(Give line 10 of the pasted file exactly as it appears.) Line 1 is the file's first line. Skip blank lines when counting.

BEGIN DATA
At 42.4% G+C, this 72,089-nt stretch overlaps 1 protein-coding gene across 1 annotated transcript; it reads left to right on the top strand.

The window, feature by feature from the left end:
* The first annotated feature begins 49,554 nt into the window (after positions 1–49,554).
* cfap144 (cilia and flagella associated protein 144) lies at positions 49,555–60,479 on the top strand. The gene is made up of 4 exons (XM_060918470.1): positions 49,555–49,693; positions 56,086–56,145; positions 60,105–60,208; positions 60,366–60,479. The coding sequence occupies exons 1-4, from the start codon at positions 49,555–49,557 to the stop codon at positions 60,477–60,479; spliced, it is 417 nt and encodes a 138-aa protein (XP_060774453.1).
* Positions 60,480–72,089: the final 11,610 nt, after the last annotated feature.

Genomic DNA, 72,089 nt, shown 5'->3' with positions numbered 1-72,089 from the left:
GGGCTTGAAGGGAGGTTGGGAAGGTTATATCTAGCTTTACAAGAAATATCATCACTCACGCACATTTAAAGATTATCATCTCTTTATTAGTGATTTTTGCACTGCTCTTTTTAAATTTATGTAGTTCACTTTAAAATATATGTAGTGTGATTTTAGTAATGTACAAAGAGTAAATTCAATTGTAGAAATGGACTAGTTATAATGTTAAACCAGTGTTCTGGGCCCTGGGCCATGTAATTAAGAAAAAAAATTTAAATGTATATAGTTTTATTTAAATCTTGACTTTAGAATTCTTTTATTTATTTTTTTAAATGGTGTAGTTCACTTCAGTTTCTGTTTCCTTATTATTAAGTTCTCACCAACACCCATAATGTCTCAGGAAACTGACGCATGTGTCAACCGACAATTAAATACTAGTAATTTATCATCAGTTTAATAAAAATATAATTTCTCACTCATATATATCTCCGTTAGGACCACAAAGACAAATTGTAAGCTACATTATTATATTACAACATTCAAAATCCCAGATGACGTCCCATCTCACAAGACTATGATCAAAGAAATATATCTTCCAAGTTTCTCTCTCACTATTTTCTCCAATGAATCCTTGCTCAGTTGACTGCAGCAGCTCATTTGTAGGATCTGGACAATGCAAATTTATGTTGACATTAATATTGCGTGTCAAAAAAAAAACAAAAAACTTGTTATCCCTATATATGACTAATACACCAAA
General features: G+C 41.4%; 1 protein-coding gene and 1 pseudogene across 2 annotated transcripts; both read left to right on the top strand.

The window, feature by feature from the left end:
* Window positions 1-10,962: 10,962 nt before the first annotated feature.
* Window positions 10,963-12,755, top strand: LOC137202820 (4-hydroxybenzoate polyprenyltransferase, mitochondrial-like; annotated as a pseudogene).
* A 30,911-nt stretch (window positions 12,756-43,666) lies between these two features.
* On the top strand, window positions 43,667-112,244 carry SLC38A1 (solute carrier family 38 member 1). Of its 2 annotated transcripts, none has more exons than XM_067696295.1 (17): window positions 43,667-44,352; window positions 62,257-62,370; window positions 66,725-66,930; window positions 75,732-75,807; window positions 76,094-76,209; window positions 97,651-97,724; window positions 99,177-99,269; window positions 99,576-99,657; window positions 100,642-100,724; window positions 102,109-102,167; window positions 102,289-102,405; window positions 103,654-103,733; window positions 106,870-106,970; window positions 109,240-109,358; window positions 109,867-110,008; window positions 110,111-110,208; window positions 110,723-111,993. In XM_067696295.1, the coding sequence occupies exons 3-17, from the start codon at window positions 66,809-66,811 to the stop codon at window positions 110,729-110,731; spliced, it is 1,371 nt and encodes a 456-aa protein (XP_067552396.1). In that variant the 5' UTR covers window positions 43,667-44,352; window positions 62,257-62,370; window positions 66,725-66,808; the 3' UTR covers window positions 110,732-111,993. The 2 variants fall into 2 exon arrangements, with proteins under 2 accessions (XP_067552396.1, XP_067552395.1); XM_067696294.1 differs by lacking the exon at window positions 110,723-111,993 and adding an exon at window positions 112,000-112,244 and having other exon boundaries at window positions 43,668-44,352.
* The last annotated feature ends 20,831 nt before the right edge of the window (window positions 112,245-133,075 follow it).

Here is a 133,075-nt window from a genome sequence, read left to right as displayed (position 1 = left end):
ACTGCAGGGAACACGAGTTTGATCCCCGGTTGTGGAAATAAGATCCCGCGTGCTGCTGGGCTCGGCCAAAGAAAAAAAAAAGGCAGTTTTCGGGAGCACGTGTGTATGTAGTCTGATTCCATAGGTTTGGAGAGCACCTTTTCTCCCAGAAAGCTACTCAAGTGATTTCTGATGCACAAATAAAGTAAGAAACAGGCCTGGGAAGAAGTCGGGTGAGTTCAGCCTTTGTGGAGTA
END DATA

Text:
* Window positions 1-10,962: 10,962 nt before the first annotated feature.